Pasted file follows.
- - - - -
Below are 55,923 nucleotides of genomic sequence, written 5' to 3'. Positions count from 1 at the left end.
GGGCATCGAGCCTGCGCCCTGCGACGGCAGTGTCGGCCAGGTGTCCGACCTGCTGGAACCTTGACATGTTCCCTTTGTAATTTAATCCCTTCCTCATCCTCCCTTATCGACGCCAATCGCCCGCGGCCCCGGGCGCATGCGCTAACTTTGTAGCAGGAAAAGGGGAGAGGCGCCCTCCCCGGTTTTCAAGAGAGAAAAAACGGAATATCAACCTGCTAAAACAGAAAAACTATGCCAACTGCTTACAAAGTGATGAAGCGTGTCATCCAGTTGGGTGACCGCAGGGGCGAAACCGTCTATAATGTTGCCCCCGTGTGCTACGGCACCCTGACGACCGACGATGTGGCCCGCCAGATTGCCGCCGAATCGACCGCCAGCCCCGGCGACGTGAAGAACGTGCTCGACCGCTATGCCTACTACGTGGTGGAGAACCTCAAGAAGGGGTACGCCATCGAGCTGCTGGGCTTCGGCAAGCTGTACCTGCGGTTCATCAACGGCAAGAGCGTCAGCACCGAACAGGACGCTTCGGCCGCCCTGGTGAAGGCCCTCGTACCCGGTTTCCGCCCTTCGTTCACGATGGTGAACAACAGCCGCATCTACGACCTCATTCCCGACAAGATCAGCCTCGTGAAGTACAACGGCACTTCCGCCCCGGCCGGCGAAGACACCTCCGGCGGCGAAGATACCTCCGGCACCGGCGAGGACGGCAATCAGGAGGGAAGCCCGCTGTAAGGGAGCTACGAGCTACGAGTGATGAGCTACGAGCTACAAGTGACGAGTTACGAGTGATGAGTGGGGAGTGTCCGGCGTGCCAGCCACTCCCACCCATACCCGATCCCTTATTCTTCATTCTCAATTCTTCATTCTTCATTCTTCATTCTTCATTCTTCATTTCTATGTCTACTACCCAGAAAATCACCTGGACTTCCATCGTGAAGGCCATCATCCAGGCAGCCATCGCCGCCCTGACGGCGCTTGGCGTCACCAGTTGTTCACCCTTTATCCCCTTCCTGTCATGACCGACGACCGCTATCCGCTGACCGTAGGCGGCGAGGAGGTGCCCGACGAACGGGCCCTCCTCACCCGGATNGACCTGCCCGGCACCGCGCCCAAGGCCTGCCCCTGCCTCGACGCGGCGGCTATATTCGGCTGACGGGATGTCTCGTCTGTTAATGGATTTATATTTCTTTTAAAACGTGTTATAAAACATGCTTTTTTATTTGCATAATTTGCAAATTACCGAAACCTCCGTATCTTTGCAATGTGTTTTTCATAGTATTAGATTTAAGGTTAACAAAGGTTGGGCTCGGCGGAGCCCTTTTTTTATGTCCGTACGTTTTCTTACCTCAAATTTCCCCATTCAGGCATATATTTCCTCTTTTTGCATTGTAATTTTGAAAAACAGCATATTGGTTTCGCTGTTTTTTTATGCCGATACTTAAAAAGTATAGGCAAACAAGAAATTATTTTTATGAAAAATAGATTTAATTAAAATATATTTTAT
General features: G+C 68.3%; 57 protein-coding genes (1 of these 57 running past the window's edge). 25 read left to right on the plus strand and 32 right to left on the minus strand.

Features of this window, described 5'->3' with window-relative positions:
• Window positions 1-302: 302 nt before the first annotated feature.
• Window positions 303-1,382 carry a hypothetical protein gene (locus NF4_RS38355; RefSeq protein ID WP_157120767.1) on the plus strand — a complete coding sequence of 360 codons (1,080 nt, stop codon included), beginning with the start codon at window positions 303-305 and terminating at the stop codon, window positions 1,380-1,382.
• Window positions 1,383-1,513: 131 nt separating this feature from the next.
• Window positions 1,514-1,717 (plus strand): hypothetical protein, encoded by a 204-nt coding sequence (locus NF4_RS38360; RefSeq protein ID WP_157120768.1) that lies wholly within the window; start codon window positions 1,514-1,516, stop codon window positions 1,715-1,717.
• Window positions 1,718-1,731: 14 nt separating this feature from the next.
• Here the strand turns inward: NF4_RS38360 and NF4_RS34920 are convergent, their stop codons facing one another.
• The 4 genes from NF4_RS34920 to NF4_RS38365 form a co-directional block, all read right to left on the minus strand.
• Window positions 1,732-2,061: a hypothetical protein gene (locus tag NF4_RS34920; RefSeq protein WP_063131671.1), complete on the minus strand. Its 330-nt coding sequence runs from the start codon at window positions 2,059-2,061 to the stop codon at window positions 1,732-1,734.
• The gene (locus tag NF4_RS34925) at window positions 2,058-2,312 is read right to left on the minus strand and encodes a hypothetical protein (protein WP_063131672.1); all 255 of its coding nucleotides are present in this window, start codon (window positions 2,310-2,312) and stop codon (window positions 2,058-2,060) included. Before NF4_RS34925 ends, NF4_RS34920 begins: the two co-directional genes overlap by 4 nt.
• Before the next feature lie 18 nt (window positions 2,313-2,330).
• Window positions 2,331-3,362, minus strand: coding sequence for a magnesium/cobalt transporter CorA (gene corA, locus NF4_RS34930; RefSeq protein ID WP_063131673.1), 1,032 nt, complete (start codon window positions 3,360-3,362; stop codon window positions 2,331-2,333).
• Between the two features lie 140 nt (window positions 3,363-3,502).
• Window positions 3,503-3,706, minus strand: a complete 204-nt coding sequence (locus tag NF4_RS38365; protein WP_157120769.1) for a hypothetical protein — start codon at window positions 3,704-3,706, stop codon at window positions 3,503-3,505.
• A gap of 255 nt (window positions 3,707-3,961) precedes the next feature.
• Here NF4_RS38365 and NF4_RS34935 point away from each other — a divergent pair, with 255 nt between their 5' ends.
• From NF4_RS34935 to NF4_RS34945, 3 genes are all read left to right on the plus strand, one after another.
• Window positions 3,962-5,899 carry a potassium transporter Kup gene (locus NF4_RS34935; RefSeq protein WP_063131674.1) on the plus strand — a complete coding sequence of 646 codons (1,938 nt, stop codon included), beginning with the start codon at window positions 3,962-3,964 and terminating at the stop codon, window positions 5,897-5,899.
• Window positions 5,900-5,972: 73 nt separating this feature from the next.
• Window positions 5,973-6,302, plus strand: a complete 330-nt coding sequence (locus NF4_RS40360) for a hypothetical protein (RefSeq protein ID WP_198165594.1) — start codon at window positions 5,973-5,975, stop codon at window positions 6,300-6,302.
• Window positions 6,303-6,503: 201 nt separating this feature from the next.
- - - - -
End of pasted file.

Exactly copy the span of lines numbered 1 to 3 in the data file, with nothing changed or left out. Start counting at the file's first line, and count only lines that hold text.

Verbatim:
Below are 55,923 nucleotides of genomic sequence, written 5' to 3'. Positions count from 1 at the left end.
GGGCATCGAGCCTGCGCCCTGCGACGGCAGTGTCGGCCAGGTGTCCGACCTGCTGGAACCTTGACATGTTCCCTTTGTAATTTAATCCCTTCCTCATCCTCCCTTATCGACGCCAATCGCCCGCGGCCCCGGGCGCATGCGCTAACTTTGTAGCAGGAAAAGGGGAGAGGCGCCCTCCCCGGTTTTCAAGAGAGAAAAAACGGAATATCAACCTGCTAAAACAGAAAAACTATGCCAACTGCTTACAAAGTGATGAAGCGTGTCATCCAGTTGGGTGACCGCAGGGGCGAAACCGTCTATAATGTTGCCCCCGTGTGCTACGGCACCCTGACGACCGACGATGTGGCCCGCCAGATTGCCGCCGAATCGACCGCCAGCCCCGGCGACGTGAAGAACGTGCTCGACCGCTATGCCTACTACGTGGTGGAGAACCTCAAGAAGGGGTACGCCATCGAGCTGCTGGGCTTCGGCAAGCTGTACCTGCGGTTCATCAACGGCAAGAGCGTCAGCACCGAACAGGACGCTTCGGCCGCCCTGGTGAAGGCCCTCGTACCCGGTTTCCGCCCTTCGTTCACGATGGTGAACAACAGCCGCATCTACGACCTCATTCCCGACAAGATCAGCCTCGTGAAGTACAACGGCACTTCCGCCCCGGCCGGCGAAGACACCTCCGGCGGCGAAGATACCTCCGGCACCGGCGAGGACGGCAATCAGGAGGGAAGCCCGCTGTAAGGGAGCTACGAGCTACGAGTGATGAGCTACGAGCTACAAGTGACGAGTTACGAGTGATGAGTGGGGAGTGTCCGGCGTGCCAGCCACTCCCACCCATACCCGATCCCTTATTCTTCATTCTCAATTCTTCATTCTTCATTCTTCATTCTTCATTCTTCATTTCTATGTCTACTACCCAGAAAATCACCTGGACTTCCATCGTGAAGGCCATCATCCAGGCAGCCATCGCCGCCCTGACGGCGCTTGGCGTCACCAGTTGTTCACCCTTTATCCCCTTCCTGTCATGACCGACGACCGCTATCCGCTGACCGTAGGCGGCGAGGAGGTGCCCGACGAACGGGCCCTCCTCACCCGGATNGACCTGCCCGGCACCGCGCCCAAGGCCTGCCCCTGCCTCGACGCGGCGGCTATATTCGGCTGACGGGATGTCTCGTCTGTTAATGGATTTATATTTCTTTTAAAACGTGTTATAAAACATGCTTTTTTATTTGCATAATTTGCAAATTACCGAAACCTCCGTATCTTTGCAATGTGTTTTTCATAGTATTAGATTTAAGGTTAACAAAGGTTGGGCTCGGCGGAGCCCTTTTTTTATGTCCGTACGTTTTCTTACCTCAAATTTCCCCATTCAGGCATATATTTCCTCTTTTTGCATTGTAATTTTGAAAAACAGCATATTGGTTTCGCTGTTTTTTTATGCCGATACTTAAAAAGTATAGGCAAACAAGAAATTATTTTTATGAAAAATAGATTTAATTAAAATATATTTTAT
General features: G+C 68.3%; 57 protein-coding genes (1 of these 57 running past the window's edge). 25 read left to right on the plus strand and 32 right to left on the minus strand.